Ankle sprains are a common reason that patients come to see us at Elite Sports Medicine + Orthopedics. This type of injury typically occurs from rolling or twisting the ankle. Learn common symptoms, causes, and treatment for a sprained ankle!
What Grade of Ankle Sprain Do I Have?
Grade 1 ankle sprain: This is the mildest form of ankle sprain, where the ligaments are stretched but not torn. Symptoms include mild pain, swelling, and stiffness, but there is usually no bruising. A grade 1 ankle sprain typically takes 1-2 weeks to heal.
Grade 2 ankle sprain: This is a moderate ankle sprain where the ligaments are partially torn. Symptoms include moderate pain, swelling, bruising, and difficulty walking or bearing weight on the affected ankle. A grade 2 ankle sprain typically takes 4-6 weeks to heal.
Grade 3 ankle sprain: This is the most severe form of ankle sprain, where the ligaments are completely torn. Symptoms include severe pain, swelling, bruising, and an inability to bear weight on the affected ankle. A grade 3 ankle sprain can take several months to heal and may require surgical intervention.
What Does a Sprained Ankle Feel Like?
Symptoms of a sprained ankle will vary depending upon the type of sprain. Here is what you can generally expect from each grade of ankle sprain:
Grade I: The ankle may feel sore and have minimal swelling.
Grade II: There will be pain and swelling in the ankle. Additionally, it may be difficult to put weight on the ankle and there may be bruising.
Grade III: This type of sprain will be accompanied by severe foot and ankle pain, swelling, bruising, and your ankle will not be able to support weight. With this grade, you may even hear a popping noise when the sprain occurs.
What Causes a Sprained Ankle?
An ankle sprain can be caused by a sudden twist or turn of the ankle joint beyond its normal range of motion. This can happen in a variety of situations, including:
- Sports activities: Ankle sprains are common in sports that involve running, jumping, or sudden changes in direction, such as basketball, soccer, or tennis.
- Uneven surfaces: Walking or running on uneven surfaces, such as hiking trails or cobblestone streets, can increase the risk of ankle sprains.
- Falls: Falling from a height or slipping on a wet or slippery surface can also cause an ankle sprain.
- Poor footwear: Wearing shoes that do not provide adequate support or have a high heel can increase the risk of ankle sprains.
- Weak muscles: Weak ankle muscles or a lack of flexibility can make the ankle more susceptible to injury.
It's important to take steps to prevent ankle sprains, such as wearing appropriate footwear, warming up before physical activity, and strengthening the ankle muscles through exercise.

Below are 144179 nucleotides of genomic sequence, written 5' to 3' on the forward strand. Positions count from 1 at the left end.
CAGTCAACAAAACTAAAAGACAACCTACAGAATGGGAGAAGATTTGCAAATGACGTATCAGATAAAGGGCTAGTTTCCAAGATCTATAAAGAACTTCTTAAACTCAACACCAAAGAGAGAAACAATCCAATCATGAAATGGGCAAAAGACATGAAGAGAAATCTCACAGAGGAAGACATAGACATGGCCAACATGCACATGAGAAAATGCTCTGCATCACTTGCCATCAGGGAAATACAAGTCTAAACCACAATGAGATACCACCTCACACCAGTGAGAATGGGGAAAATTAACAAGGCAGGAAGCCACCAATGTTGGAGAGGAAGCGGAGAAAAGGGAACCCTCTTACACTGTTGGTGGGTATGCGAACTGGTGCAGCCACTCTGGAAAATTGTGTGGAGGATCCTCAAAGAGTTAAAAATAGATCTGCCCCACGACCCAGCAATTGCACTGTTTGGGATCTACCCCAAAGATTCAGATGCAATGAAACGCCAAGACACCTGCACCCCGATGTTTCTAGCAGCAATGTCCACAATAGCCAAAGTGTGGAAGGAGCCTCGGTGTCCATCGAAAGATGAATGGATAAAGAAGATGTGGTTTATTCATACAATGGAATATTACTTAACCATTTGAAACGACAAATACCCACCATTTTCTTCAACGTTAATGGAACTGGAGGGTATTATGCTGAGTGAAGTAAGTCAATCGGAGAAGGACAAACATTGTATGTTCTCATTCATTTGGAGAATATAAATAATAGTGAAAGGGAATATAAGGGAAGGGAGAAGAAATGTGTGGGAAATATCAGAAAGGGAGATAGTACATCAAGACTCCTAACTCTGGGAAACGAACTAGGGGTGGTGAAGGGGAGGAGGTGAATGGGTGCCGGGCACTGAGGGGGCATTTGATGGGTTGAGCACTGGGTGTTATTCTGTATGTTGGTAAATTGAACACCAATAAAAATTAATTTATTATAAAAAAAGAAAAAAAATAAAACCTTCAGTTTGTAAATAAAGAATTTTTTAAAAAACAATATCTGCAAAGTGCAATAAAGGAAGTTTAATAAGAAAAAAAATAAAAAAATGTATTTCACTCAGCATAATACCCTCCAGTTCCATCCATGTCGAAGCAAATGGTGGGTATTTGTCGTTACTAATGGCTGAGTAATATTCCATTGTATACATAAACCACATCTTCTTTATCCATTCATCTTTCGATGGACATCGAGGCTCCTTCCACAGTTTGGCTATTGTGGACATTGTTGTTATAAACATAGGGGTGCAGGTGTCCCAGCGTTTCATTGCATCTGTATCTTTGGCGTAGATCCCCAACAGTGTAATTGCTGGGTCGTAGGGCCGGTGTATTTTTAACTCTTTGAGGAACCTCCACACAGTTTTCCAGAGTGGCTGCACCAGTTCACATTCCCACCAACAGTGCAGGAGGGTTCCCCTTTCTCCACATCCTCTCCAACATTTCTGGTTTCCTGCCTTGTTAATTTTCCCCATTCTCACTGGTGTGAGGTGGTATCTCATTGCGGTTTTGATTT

What is the Treatment for a Sprained Ankle?
Healing a sprained ankle will depend on the severity of the sprain. If you are experiencing a mild ankle sprain, you can typically use the at-home RICE (rest, ice, compression, elevation) method in addition to over-the-counter medication. Mild sprains will typically heal on their own within 2-4 weeks.
For a more severe sprain, your doctor may recommend the treatment above along with wearing a brace, boot, or crutches. In addition, physical therapy may be beneficial to making sure your ankle recovers properly. It is very rare, but if the ligament in the ankle doesn’t heal, you may need surgery.
How Does Physical Therapy Help an Ankle Sprain
Physical therapy can be an effective treatment for ankle sprains as it can help reduce pain, restore range of motion, and improve strength and flexibility. Here are some ways physical therapy can help:
Reduce pain and inflammation: Physical therapists may use techniques such as ice, heat, or electrical stimulation to reduce pain and swelling in the affected area.
Restore range of motion: Physical therapists may prescribe exercises and stretches to help restore normal range of motion to the ankle joint.
Improve strength and flexibility: Physical therapists may prescribe exercises to help strengthen the muscles around the ankle joint and improve flexibility to prevent future injuries.
Improve balance and coordination: Physical therapists may use exercises to improve balance and coordination, which can reduce the risk of future ankle sprains.
Gradual return to activity: Physical therapists can work with patients to develop a safe and gradual plan to return to physical activity after an ankle sprain, which can help prevent re-injury.
Overall, physical therapy can play a key role in the recovery process after an ankle sprain and can help improve overall function and reduce the risk of future injuries.
What Type of Doctor Should I See if I Have a Sprained Ankle?
If you think you may have a sprained ankle and you are experiencing severe pain and bruising, seek help from a foot and ankle doctor near you. Our foot and ankle surgeons in Nashville, Franklin, and Brentwood, TN, have years of experience treating sprained ankles. Additionally, they can refer you to an in-house physical therapist at MPOWER Physical Therapy that will help you to recover faster.